Govt posts guidelines on controversial GAAR taxes
NEW DELHI (Reuters) - India published draft guidelines on Thursday to implement rules that target tax evasion but have provoked an outcry among foreign investors at a time when the country needs capital inflows.
The general anti-avoidance rules (GAAR), introduced in the budget in March this year, target companies and investors routing investments through tax havens.
Vague wording and lack of clarity on their implementation left scope for potential misuse, which panicked foreign investors and hammered India's equity and currency markets.
A flight of investors forced the government in May to defer implementation of the guidelines until 2013.
The guidelines issued by the Finance Ministry have sought to address some of the concerns by suggesting GAAR be invoked only in cases where foreign investors have opted to take the benefit of tax treaties entered into with India.
"Where an FII (foreign institutional investor) chooses to take a treaty benefit, GAAR provisions may be invoked in the case of the FII, but would not in any case be invoked in the case of the non-resident investors of the FII," the draft guidelines said.
The rules would not apply retrospectively, as many investors had feared, and would apply only to income accruing from April 1, 2013. An income threshold also has been suggested for invoking the GAAR.
The guidelines say that the onus of proving tax liability lies with the Indian authorities and have proposed time limits for completion of various actions under the GAAR.
The draft guidelines come after a government official told Reuters that Prime Minister Manmohan Singh would seek within two to three weeks to clear up confusion over tax policy that has rattled investor confidence in Asia's third-largest economy.
Though the flurry of comments and promises of action have lacked specifics, investors are anticipating more policy reforms after Singh on Tuesday assumed an additional role of acting finance minister after the previous incumbent, Pranab Mukherjee, stepped down.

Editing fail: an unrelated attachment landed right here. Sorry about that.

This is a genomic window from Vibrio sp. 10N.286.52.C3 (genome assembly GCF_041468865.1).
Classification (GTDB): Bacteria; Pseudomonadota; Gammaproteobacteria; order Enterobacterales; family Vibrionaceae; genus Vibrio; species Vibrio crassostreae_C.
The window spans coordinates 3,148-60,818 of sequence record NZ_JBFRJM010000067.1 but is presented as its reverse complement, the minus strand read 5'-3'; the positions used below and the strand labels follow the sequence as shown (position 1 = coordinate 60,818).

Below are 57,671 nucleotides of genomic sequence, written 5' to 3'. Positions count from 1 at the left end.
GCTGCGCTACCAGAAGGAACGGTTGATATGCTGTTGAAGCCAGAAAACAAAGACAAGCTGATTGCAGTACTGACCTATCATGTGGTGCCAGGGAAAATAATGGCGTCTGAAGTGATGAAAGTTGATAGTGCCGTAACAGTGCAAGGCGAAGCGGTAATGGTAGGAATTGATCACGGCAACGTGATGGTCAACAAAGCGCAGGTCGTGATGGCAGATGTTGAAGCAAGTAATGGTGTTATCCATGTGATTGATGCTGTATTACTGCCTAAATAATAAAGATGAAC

"The market is having significant expectations that a lot of tax policy issues would get sorted out and there will be renewed focus on investment cycle," said Nilesh Shah, chief executive of Envision Capital, an investment advisory firm in Mumbai.
"Markets are eyeing either fiscal measures, monetary measures, tax measures or clarity on policy issues to move further," he added.
Another issue that has displeased investors is an amendment to income tax law that empowers the government to retroactively tax investments.
Analysts says the move is intended to target Vodafone's (VOD.L), purchase of Hutchison Whampoa's Indian assets, as the government says the London-based mobile operator had structured the deal to avoid paying taxes.
REVIVING CAPITAL INFLOWS
Earlier, an official told Reuters the prime minister's office planned to issue an "explanatory note" on portfolio investments, without giving details about what the statement would say or which tax issues it would address.
However, it is widely known that the prime minister's office was unhappy with the way Mukherjee handled the tax proposals in the federal budget in March.
Singh said at a meeting of economic advisers and top Finance Ministry officials on Wednesday that "reviving investor sentiment" was a top priority.
The uncertainty about taxes had led some investors to reduce investments in India, with $926.8 million in outflows from markets in April, sharply down from a combined $12.3 billion in inflows from January to February.
A Finance Ministry official said the government recognised that a revival of capital inflows would prop up the equity market, bringing retail investors into mutual funds. This in turn would deter investments in gold and other assets, which widen the current account deficit.
Singh told officials at Wednesday's meeting he was concerned that "investor sentiment is down and capital flows are drying up".
He said he wanted to revive the "animal spirit" of an economy that was roaring with growth of well above 9 percent in the three years before the global financial crisis in 2008-2009.
India's economy is growing at its slowest pace in nine years, the rupee is the worst performing currency in Asia this year, inflation remains high, industrial production has flatlined and the country faces the threat of having its credit rating downgraded to junk.
Many investors and economists blame weak leadership and muddled policies that have failed to curb government spending and alienated many foreign investors.
(Additional reporting by Rafael Nam and Suvashree DeyChoudhury in Mumbai and Arup Roychoudhury in New Delhi; Editing by Kim Coghill, Robert Birsel and Michael Roddy)
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